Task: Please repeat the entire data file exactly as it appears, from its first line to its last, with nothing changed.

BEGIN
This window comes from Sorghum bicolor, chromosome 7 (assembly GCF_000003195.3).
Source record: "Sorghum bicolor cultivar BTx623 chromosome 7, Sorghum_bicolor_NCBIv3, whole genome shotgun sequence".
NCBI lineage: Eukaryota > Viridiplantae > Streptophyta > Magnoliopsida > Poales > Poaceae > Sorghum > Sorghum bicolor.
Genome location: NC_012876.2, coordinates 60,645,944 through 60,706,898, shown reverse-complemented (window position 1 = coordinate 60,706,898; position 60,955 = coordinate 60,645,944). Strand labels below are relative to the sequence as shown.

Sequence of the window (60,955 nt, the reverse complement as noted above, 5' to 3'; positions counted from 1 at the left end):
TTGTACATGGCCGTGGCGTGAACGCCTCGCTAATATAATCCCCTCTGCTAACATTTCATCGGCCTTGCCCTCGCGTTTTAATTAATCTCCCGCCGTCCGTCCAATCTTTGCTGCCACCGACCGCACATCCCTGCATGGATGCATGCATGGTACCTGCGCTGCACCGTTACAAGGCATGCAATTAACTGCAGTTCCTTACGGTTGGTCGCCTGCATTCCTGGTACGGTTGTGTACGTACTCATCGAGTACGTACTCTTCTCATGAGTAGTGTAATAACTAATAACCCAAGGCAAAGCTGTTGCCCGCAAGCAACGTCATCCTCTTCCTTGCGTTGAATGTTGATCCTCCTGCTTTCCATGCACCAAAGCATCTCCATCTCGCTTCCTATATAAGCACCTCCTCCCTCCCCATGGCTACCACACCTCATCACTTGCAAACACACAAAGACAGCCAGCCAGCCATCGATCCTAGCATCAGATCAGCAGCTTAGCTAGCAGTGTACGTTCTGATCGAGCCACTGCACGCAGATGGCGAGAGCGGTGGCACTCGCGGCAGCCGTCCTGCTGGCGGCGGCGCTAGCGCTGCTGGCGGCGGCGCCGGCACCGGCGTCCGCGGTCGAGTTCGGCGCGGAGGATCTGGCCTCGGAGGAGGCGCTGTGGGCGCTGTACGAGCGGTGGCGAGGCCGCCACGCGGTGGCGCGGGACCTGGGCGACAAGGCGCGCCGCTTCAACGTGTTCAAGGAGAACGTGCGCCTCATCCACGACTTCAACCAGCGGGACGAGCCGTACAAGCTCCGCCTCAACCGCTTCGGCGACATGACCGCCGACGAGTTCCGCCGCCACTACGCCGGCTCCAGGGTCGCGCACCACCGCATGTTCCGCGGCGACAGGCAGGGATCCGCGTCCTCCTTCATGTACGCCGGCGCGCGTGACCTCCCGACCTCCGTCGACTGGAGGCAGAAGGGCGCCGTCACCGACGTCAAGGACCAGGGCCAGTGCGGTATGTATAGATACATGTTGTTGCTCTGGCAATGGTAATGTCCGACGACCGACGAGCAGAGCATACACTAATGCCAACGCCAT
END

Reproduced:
This window comes from Sorghum bicolor, chromosome 7 (assembly GCF_000003195.3).
Source record: "Sorghum bicolor cultivar BTx623 chromosome 7, Sorghum_bicolor_NCBIv3, whole genome shotgun sequence".
NCBI lineage: Eukaryota > Viridiplantae > Streptophyta > Magnoliopsida > Poales > Poaceae > Sorghum > Sorghum bicolor.
Genome location: NC_012876.2, coordinates 60,645,944 through 60,706,898, shown reverse-complemented (window position 1 = coordinate 60,706,898; position 60,955 = coordinate 60,645,944). Strand labels below are relative to the sequence as shown.

Sequence of the window (60,955 nt, the reverse complement as noted above, 5' to 3'; positions counted from 1 at the left end):
TTGTACATGGCCGTGGCGTGAACGCCTCGCTAATATAATCCCCTCTGCTAACATTTCATCGGCCTTGCCCTCGCGTTTTAATTAATCTCCCGCCGTCCGTCCAATCTTTGCTGCCACCGACCGCACATCCCTGCATGGATGCATGCATGGTACCTGCGCTGCACCGTTACAAGGCATGCAATTAACTGCAGTTCCTTACGGTTGGTCGCCTGCATTCCTGGTACGGTTGTGTACGTACTCATCGAGTACGTACTCTTCTCATGAGTAGTGTAATAACTAATAACCCAAGGCAAAGCTGTTGCCCGCAAGCAACGTCATCCTCTTCCTTGCGTTGAATGTTGATCCTCCTGCTTTCCATGCACCAAAGCATCTCCATCTCGCTTCCTATATAAGCACCTCCTCCCTCCCCATGGCTACCACACCTCATCACTTGCAAACACACAAAGACAGCCAGCCAGCCATCGATCCTAGCATCAGATCAGCAGCTTAGCTAGCAGTGTACGTTCTGATCGAGCCACTGCACGCAGATGGCGAGAGCGGTGGCACTCGCGGCAGCCGTCCTGCTGGCGGCGGCGCTAGCGCTGCTGGCGGCGGCGCCGGCACCGGCGTCCGCGGTCGAGTTCGGCGCGGAGGATCTGGCCTCGGAGGAGGCGCTGTGGGCGCTGTACGAGCGGTGGCGAGGCCGCCACGCGGTGGCGCGGGACCTGGGCGACAAGGCGCGCCGCTTCAACGTGTTCAAGGAGAACGTGCGCCTCATCCACGACTTCAACCAGCGGGACGAGCCGTACAAGCTCCGCCTCAACCGCTTCGGCGACATGACCGCCGACGAGTTCCGCCGCCACTACGCCGGCTCCAGGGTCGCGCACCACCGCATGTTCCGCGGCGACAGGCAGGGATCCGCGTCCTCCTTCATGTACGCCGGCGCGCGTGACCTCCCGACCTCCGTCGACTGGAGGCAGAAGGGCGCCGTCACCGACGTCAAGGACCAGGGCCAGTGCGGTATGTATAGATACATGTTGTTGCTCTGGCAATGGTAATGTCCGACGACCGACGAGCAGAGCATACACTAATGCCAACGCCAT